Redundancy has always been a major topic for broadcast operations to ensure that the show goes on despite a defective power supply or other failure. While all eggs were in one basket—i.e. in one place and close to one another—this approach was certainly helpful. Calling such a setup resilient would nevertheless be a stretch.
The sudden shift to remote working within the media industry saw an incredible turnaround, with workflows being instated quickly to ensure that quality content creation could continue. Existing media tools were adapted to enable workers from around the globe to access content and contribute to production, all whilst the industry came to terms with wider logistical challenges. A quick rollout of infrastructure saw big changes in how the industry managed their assets; suddenly, data that would have been very difficult to access needed to be available to workers from their homes.
Even with the global cost of online crime reaching $6 trillion by 2021.
Even with 50% more cyber-attacks per week on corporate networks in 2021.
Even with the world’s most influential technology leaders claiming cybercrime to be the greatest threat to every company in the world.
…the fact of the matter is most broadcasters are woefully underprepared when it comes to protecting their businesses from cyber-attacks. And this is a big problem.
The recent IABM report on content security trends in conjunction with our good friends at Axinom made for some interesting reading. As Roger Thornton mentions in his summary article, perhaps the most surprising takeaway is the discrepancy between a stated intention to invest in content, and a far lower priority in investment in content security technology to safeguard against the theft of that content, especially given the financial, operational and potentially creative resources that will be required to produce or acquire it. As Roger summarises, this seems counterintuitive, but budgets are finite and it could be argued that prioritizing content over business processes is where dutiful media providers should concentrate their majority resource.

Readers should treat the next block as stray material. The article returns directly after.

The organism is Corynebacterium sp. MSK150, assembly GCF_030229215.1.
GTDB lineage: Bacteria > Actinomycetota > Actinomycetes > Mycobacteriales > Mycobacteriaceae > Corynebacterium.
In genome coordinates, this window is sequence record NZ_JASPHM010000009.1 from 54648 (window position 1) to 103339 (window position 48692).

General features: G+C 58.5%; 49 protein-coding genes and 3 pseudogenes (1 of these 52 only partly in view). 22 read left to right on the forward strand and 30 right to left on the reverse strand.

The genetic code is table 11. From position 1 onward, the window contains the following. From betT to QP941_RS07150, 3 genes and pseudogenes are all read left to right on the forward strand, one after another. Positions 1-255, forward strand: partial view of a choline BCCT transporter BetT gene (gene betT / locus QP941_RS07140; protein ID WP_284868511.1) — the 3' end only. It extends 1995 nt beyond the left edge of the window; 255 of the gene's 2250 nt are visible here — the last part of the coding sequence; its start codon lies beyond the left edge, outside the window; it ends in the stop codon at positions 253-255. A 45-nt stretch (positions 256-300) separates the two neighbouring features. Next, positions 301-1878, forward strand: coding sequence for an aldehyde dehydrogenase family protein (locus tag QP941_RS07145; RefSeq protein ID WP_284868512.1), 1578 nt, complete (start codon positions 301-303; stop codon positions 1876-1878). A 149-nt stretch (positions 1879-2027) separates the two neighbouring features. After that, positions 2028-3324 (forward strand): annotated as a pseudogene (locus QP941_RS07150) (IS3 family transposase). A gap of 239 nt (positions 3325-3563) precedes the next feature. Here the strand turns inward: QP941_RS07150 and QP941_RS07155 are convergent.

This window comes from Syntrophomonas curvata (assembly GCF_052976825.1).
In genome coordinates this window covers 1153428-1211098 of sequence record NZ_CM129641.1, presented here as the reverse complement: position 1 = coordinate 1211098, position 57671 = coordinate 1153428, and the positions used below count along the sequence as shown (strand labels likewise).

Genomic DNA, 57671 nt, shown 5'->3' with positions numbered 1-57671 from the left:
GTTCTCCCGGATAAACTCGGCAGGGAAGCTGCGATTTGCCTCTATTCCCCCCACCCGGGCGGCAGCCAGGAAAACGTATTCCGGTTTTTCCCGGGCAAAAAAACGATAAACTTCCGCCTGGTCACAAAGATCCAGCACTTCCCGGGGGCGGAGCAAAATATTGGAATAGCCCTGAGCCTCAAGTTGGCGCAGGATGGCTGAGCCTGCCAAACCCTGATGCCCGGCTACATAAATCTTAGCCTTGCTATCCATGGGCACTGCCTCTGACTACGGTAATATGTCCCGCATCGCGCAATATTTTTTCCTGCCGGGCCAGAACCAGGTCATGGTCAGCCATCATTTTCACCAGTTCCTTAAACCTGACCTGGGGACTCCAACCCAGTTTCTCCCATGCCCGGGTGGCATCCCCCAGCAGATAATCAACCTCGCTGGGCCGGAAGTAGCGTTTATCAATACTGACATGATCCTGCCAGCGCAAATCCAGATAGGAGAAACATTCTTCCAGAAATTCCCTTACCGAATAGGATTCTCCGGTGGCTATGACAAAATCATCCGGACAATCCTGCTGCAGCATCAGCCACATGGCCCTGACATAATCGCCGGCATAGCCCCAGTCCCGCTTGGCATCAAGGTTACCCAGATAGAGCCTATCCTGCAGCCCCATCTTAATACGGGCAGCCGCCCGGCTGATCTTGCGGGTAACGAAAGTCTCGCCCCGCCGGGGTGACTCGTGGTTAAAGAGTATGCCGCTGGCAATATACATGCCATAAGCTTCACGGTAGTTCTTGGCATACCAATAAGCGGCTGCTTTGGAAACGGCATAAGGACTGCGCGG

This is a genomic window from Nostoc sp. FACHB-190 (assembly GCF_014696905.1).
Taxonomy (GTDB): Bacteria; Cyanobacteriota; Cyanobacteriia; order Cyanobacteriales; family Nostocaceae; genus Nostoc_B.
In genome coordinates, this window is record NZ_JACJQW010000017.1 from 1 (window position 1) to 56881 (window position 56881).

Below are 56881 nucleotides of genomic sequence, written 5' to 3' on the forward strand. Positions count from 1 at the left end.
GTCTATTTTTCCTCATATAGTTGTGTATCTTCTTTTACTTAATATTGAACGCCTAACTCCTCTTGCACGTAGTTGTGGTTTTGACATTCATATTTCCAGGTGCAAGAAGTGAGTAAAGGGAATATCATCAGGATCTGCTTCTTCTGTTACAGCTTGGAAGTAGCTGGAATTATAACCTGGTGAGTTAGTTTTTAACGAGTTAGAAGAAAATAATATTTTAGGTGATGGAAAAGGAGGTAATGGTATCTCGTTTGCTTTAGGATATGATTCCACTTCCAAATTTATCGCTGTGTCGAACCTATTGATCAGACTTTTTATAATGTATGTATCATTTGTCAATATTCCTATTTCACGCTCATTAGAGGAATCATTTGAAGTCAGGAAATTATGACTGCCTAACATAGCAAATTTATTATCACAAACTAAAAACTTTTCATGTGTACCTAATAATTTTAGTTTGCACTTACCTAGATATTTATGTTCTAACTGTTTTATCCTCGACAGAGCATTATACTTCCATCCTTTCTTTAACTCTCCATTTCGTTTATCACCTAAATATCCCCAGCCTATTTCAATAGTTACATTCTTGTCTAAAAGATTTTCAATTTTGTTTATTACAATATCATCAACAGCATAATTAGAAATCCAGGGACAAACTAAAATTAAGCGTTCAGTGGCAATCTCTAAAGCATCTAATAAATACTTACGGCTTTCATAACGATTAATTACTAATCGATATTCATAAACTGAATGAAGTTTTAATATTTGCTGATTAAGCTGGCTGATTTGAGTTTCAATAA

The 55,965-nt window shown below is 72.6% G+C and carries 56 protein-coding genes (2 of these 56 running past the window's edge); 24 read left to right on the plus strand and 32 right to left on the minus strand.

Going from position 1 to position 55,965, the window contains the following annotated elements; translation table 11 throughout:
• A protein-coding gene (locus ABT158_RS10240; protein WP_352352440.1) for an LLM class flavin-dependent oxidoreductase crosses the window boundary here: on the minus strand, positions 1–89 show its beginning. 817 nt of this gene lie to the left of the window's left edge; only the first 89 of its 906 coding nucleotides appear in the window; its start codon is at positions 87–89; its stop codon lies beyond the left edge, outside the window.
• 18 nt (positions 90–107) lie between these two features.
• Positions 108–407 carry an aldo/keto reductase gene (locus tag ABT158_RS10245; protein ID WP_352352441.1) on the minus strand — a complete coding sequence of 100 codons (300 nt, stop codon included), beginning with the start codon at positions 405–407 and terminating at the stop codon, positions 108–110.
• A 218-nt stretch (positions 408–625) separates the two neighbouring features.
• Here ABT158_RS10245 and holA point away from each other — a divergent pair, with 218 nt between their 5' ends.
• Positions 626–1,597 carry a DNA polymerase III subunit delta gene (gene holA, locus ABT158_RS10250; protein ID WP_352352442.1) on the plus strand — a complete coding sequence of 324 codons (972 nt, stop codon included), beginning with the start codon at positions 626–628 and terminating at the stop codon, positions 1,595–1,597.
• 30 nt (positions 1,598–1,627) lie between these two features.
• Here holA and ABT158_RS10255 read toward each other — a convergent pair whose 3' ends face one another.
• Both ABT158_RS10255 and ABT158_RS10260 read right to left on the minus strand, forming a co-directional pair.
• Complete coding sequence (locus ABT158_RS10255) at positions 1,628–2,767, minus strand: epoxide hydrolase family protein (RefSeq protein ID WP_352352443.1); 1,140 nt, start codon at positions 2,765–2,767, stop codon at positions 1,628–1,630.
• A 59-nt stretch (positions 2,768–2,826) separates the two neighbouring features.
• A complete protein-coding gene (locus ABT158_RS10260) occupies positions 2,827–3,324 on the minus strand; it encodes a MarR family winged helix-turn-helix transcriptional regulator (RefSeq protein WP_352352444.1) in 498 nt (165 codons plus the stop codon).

Media companies are connecting across more platforms, services, and networks all the time and securing content or broadcast/streaming data has never been more important… and more difficult.
Argosy was founded in 1984, originally to supply broadcasters and systems integrators with cables and connectors. Today we are known as infrastructure solutions specialist and have rapidly expanded our portfolio in recent years, with an extensive range of products and services, including racks, power management, conversion devices and KVM technology – and we serve a number of industries alongside broadcast – such as Pro-AV and IT.
Dermot Casey, Managing Director at EMS Broadcast, specialist recruitment agency for the technical, operational and creative areas of the media and broadcast industry, shares his thoughts on how 2022 is shaping up and his vision for the future.
This is the age of multi-tasking and multi-production. Behind the scenes of every news, sport and live broadcast channel is a team of people who make the content come to life, and here in 2022, almost every aspect is driven by computer technology. These live production environments rely on multi-server, multi-PC and multimonitor infrastructure, where people take control through our default peripherals; the keyboard and mouse.
Journal is the IABM Magazine released every quarter that covers hot topics within the industry. It is distributed widely throughout the industry.